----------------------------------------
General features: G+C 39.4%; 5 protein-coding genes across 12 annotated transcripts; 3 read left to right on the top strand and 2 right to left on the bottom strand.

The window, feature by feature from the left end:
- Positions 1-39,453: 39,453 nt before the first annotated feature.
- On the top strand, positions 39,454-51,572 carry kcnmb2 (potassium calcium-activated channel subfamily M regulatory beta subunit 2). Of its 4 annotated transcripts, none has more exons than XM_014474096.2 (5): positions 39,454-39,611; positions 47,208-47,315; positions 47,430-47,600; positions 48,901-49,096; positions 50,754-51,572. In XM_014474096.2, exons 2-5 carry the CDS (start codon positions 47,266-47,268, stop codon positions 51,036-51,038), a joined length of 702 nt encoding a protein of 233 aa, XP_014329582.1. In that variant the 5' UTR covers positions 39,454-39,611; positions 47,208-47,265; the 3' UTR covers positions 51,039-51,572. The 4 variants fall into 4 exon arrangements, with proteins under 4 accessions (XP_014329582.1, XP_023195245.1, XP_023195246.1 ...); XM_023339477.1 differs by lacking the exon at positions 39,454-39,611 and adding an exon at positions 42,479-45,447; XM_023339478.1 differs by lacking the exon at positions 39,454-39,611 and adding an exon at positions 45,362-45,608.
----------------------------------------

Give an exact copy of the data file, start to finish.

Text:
General features: G+C 39.4%; 5 protein-coding genes across 12 annotated transcripts; 3 read left to right on the top strand and 2 right to left on the bottom strand.

The window, feature by feature from the left end:
- Positions 1-39,453: 39,453 nt before the first annotated feature.
- On the top strand, positions 39,454-51,572 carry kcnmb2 (potassium calcium-activated channel subfamily M regulatory beta subunit 2). Of its 4 annotated transcripts, none has more exons than XM_014474096.2 (5): positions 39,454-39,611; positions 47,208-47,315; positions 47,430-47,600; positions 48,901-49,096; positions 50,754-51,572. In XM_014474096.2, exons 2-5 carry the CDS (start codon positions 47,266-47,268, stop codon positions 51,036-51,038), a joined length of 702 nt encoding a protein of 233 aa, XP_014329582.1. In that variant the 5' UTR covers positions 39,454-39,611; positions 47,208-47,265; the 3' UTR covers positions 51,039-51,572. The 4 variants fall into 4 exon arrangements, with proteins under 4 accessions (XP_014329582.1, XP_023195245.1, XP_023195246.1 ...); XM_023339477.1 differs by lacking the exon at positions 39,454-39,611 and adding an exon at positions 42,479-45,447; XM_023339478.1 differs by lacking the exon at positions 39,454-39,611 and adding an exon at positions 45,362-45,608.